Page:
Earlier this year, we launched referralprograms.org as a free community resource to share data about referral programs. (Here’s a link to the announcement) Based on community contributions and other publicly available data, we surveyed 145 companies to create a benchmarking report for referral programs. We’re kind of obsessed with referrals…
It’s the classic Catch 22 situation hiring teams find themselves in.
You have a referral program in place with a bonus included for your open software engineering and account executive roles. After launching the program you start seeing an overwhelming boost in referrals but those account executive referrals are not up to par. It’s almost a complete waste of time to even sift through them.
Everyone wants more referrals and wants to encourage their colleagues to make them, but what do you do if you are getting too many referrals?
If you are feeling overwhelmed by referrals there might be an underlying cause.
Most of the time too many referrals means you are receiving too many LOW-quality referrals. Like the ones for that account executive role. If every referral was strong you probably wouldn’t feel like you were wasting your time sifting through them.
Here’s the hard part. How do you combat low-quality referrals without discouraging people from making referrals in the first place?
The best way to challenge the quality of your referrals is by getting to the root of what is making them low quality in the first place. These are the top 3 approaches we’ve seen our customers succeed with over and over.
1) Address the referral quality directly.
Transparency with your colleagues can go a long way. As Eric Putkonen, author of “Don’t You Wish Employee Referrals Were Better?” from RecruitingBlogs.com observed,
Especially as our employees are making referrals that match the requirements, but their referrals are never interviewed…and they are wondering why. Without more information, they will become discouraged and stop making referrals.
I don’t recommend telling everyone their account executive referrals are bad, but there are ways you can help them identify where they might be going wrong.
Instead, ask them to rank how likely they think the candidate could receive an offer.
Just like we don’t want recruiters to post and pray, we don’t want colleagues to refer and pray.
Submitting more referrals doesn’t help their chances of getting that referral bonus. It’s actually hurting their chances.
Or create a referral limit. Give your colleagues 3 referrals a month of only their top 3 people for any open position. Not just that account executive one. That referral quality will go way up.
When it comes to referrals, it’s worth getting creative and your colleagues will appreciate any direction you give them regarding how they should be vetting their networks. Sometimes all people need are a few pro tips and then they’ll be referring the quality people you were looking for in no time.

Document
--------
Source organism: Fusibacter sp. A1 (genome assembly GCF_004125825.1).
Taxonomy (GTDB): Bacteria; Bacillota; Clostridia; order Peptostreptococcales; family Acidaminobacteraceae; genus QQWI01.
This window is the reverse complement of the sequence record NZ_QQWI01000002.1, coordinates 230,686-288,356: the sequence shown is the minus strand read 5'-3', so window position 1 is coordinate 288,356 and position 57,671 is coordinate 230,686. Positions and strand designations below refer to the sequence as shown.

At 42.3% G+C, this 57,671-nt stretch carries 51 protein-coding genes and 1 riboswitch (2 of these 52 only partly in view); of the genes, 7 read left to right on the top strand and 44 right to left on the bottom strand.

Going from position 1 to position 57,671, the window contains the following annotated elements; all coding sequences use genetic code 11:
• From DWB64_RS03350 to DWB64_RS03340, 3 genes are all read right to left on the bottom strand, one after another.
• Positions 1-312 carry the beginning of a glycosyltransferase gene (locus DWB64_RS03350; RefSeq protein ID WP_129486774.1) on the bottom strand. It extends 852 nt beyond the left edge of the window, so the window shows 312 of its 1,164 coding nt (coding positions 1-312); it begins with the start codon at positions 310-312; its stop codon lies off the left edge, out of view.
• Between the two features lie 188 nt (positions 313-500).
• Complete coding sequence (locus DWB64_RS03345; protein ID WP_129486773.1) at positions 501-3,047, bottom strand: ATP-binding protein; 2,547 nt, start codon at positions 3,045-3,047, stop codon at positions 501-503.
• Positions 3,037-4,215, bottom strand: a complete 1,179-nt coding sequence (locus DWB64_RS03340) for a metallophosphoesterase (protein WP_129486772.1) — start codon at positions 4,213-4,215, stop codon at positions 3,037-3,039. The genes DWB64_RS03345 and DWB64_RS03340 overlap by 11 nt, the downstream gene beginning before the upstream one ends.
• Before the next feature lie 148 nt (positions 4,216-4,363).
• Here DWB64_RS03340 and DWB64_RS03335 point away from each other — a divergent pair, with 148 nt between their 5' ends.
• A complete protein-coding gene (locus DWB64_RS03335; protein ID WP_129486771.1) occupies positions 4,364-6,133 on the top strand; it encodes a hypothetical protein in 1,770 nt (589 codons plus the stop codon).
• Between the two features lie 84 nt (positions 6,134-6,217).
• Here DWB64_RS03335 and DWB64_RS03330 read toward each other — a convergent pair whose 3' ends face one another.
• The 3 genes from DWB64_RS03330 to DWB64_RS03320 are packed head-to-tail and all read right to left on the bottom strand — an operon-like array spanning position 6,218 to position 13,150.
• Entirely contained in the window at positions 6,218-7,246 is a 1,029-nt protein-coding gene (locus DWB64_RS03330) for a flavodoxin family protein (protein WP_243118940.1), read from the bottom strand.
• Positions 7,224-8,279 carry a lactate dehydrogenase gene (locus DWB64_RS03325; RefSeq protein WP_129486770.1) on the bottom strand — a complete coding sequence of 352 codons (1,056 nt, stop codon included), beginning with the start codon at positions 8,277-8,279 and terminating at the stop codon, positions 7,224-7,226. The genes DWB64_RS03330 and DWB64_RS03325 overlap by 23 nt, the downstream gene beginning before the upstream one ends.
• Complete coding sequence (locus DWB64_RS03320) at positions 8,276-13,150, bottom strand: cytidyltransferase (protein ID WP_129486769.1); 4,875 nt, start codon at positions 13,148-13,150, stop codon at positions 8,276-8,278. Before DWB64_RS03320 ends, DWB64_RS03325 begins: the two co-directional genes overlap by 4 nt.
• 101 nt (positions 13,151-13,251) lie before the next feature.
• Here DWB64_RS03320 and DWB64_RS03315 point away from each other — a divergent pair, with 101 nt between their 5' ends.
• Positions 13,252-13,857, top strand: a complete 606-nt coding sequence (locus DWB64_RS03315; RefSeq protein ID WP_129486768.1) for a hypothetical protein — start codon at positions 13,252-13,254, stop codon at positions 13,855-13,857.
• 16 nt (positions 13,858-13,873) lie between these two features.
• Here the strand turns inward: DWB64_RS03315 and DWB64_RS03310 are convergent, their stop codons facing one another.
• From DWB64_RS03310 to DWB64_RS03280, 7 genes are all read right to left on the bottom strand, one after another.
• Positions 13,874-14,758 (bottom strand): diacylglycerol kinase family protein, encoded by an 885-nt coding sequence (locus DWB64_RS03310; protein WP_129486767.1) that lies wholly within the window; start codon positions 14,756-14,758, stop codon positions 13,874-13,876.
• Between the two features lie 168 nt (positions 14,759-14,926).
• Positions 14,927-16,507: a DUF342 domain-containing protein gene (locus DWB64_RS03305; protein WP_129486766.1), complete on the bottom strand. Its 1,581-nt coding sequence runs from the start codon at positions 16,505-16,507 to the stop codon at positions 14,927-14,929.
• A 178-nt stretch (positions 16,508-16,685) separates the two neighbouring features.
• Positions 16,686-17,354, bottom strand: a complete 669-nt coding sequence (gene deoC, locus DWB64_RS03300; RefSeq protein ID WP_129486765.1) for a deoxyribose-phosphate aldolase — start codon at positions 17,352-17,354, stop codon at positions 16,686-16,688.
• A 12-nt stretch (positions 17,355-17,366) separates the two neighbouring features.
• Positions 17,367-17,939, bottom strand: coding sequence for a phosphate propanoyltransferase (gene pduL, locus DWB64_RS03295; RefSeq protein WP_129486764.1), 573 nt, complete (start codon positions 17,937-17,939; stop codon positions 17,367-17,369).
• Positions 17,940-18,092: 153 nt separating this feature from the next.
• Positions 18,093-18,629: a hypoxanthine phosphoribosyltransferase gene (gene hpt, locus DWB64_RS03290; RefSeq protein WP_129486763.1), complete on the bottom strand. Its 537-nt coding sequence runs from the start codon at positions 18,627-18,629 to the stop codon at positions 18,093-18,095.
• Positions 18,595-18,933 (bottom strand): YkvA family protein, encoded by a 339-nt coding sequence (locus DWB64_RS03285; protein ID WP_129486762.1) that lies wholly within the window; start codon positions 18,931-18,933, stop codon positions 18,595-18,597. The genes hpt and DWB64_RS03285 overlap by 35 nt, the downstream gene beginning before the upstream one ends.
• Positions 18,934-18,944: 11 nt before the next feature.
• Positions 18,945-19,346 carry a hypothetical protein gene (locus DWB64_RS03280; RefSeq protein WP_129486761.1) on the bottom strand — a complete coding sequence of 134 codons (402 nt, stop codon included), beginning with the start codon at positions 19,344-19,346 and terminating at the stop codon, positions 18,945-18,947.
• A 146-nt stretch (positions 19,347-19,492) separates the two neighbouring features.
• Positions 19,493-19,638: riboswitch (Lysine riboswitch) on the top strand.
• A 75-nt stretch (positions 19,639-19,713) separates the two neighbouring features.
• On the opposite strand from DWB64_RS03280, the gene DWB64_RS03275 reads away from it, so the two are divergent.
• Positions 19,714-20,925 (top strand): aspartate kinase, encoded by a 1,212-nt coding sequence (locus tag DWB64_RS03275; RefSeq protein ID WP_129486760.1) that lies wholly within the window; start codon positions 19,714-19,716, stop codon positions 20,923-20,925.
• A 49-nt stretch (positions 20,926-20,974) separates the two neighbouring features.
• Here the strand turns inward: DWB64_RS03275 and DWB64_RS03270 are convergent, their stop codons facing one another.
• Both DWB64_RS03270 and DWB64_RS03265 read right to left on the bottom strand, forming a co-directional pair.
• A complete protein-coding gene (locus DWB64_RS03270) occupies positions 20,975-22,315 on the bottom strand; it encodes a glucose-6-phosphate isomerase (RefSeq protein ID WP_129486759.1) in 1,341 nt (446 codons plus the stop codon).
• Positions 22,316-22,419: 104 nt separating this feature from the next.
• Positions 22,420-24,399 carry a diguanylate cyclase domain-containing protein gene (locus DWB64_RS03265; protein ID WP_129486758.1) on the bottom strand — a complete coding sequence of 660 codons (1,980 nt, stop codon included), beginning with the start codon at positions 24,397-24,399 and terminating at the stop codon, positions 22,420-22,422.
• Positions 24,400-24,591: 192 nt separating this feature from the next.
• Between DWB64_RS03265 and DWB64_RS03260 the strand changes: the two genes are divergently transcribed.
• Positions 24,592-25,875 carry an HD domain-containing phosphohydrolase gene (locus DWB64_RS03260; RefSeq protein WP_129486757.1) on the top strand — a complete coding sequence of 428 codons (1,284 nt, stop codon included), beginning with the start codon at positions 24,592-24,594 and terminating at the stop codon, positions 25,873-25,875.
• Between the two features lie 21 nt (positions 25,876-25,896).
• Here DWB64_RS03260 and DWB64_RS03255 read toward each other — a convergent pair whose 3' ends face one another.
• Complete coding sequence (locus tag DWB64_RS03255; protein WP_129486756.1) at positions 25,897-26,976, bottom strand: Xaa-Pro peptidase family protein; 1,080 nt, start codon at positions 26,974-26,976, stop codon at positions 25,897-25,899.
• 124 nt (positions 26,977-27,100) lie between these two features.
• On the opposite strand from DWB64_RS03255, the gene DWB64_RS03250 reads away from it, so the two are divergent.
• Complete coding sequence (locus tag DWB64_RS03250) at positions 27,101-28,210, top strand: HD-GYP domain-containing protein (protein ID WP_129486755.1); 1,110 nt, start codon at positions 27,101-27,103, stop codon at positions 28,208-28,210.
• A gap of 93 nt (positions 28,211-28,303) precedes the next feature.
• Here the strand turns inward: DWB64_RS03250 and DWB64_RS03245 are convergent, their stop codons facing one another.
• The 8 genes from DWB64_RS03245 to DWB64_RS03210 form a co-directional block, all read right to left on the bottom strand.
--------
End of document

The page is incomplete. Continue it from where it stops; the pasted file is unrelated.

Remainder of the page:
2) Associate an open role with the referral.
Challenging your colleagues to make referrals associated with an open role at your company will help them be better vetters.
It’s not enough for them to comb through their network, find someone who was great at sales at their last company, send the referral over, only for the hiring team to get it and have to table it because there aren’t any open sales roles.
But if they know a software engineer from their last company that could potentially fit the criteria of an open engineering role at your company, this could challenge them to look a little deeper at their friends’ background before formally referring.
It’s really easy to refer great people, but it’s hard to refer great people at the right time. And when it comes to hiring, timing is everything.
3) Get confirmed interest from the candidate.
This can be a crucial factor when prioritizing referrals. There are a couple of very low touch changes you can make to capture this information.
The first, and easiest, option would be to add a question on your referral form asking the referrer whether or not this person is already interested or if they’ve talked to them about your company.
Even having that question on the referral form will encourage them to talk to their friend and find out their interest before officially submitting the referral. This can help weed out referrals that have no interest and saves the hiring team valuable time.
Imagine flipping through those lackluster account executive referrals, to come across someone who is actively interested in your company and meets some key qualifications.
Another option is to ask employees for introductions – the willingness of an employee to make an introduction is an indicator of how strongly they believe it’s a useful intro. You can make it really easy for them with pre-templated language and a 1-click intro tool.
We’ve found that asking for introductions can increase your response rate by 80%.
These 3 approaches to increase the quality of your referrals can significantly optimize your referral program. An excess of referrals or too many referrals isn’t the dream we’ve all envisioned. The goal is to have a strong pipeline of quality referrals that are a good fit for your open roles, already interested in your company, and your colleagues can introduce you to them directly. Now that’s the dream.